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FE Modeling of Human Vocal Tract Acoustics.

Part I: Production of Czech Vowels

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Finite element (FE) models open up new possibilities in simulating and understanding production of human voice and speech. This study presents FE models of the human vocal tract for the Czech vowels /a:/, /e:/, /i:/, /o:/, /u:/ which were created from magnetic resonance images of an adult male subject. The high number of elements in the FE models was reduced by introducing acoustic superelements. A novel algorithm for parameterization of the FE models was derived to allow modifying and tuning the model shape according to prescribed acoustic characteristics (formants) of the vocal tract. The sound radiation losses at the lips and sound absorption at the vocal tract walls were taken into account. The frequency modal characteristics of the three-dimensional (3D) and one-dimensional (1D) vocal tract models were compared. The results showed that the 1D models can closely replicate the behavior of the 3D vocal tract up to 3000 Hz. At higher frequencies transverse modes occurred in the 3D model which were not present in the 1D model. The developed FE models can be useful for studying the influence of vocal tract alterations (e.g. such as cleft palate or tonsillectomy) on acoustic voice quality.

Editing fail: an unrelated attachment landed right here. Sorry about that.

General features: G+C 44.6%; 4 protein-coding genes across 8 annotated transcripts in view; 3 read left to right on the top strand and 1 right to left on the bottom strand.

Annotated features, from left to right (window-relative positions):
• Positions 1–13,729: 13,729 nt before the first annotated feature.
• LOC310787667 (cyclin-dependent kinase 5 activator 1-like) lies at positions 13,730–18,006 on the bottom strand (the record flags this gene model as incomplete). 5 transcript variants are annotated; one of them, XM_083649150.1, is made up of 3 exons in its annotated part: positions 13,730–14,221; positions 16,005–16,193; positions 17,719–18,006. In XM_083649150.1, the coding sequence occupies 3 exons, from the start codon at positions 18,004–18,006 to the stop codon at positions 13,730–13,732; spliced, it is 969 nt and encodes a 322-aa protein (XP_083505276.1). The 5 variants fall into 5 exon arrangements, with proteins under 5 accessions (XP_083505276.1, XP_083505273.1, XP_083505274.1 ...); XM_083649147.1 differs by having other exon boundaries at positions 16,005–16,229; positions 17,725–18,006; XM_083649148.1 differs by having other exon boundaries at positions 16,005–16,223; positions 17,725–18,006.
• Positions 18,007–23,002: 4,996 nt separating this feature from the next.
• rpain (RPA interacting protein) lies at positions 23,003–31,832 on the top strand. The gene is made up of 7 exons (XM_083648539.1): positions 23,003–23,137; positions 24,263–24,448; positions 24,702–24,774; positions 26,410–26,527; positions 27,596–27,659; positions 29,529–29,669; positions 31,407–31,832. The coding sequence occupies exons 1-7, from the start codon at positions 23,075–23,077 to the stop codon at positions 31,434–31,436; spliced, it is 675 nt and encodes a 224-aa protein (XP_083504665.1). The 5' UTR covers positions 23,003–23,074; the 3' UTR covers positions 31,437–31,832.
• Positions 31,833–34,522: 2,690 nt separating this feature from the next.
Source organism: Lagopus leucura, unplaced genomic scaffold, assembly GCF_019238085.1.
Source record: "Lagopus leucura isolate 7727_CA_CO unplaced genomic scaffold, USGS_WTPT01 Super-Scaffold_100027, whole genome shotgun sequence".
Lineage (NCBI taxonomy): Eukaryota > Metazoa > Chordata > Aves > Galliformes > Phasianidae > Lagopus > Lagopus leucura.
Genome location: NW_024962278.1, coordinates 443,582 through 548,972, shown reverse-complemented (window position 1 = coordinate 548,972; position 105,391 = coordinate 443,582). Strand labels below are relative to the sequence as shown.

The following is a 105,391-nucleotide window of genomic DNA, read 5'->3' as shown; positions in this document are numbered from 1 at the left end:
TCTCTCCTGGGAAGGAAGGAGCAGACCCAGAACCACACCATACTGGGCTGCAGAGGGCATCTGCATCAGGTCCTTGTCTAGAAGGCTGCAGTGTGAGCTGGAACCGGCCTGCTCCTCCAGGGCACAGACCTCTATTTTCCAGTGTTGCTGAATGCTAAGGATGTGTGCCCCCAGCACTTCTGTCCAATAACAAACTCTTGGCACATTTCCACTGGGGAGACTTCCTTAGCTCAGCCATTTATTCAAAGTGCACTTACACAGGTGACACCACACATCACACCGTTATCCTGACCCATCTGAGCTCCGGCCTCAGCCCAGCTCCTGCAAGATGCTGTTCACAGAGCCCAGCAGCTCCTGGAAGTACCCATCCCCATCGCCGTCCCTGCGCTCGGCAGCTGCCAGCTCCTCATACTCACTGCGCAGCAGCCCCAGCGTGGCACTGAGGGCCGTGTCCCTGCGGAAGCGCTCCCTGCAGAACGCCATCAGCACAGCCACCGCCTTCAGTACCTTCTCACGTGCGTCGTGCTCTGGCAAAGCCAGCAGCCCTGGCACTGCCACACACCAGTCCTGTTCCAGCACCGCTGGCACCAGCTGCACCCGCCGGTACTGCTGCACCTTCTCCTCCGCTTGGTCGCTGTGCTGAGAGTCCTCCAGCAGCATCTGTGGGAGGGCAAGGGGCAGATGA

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Document Type: Research Article

Publication date: May 1, 2008

More about this publication?
  • Acta Acustica united with Acustica, published together with the European Acoustics Association (EAA), is an international, peer-reviewed journal on acoustics. It publishes original articles on all subjects in the field of acoustics, such as general linear acoustics, nonlinear acoustics, macrosonics, flow acoustics, atmospheric sound, underwater sound, ultrasonics, physical acoustics, structural acoustics, noise control, active control, environmental noise, building acoustics, room acoustics, acoustic materials, acoustic signal processing, computational and numerical acoustics, hearing, audiology and psychoacoustics, speech, musical acoustics, electroacoustics, auditory quality of systems. It reports on original scientific research in acoustics and on engineering applications. The journal considers scientific papers, technical and applied papers, book reviews, short communications, doctoral thesis abstracts, etc. In irregular intervals also special issues and review articles are published.
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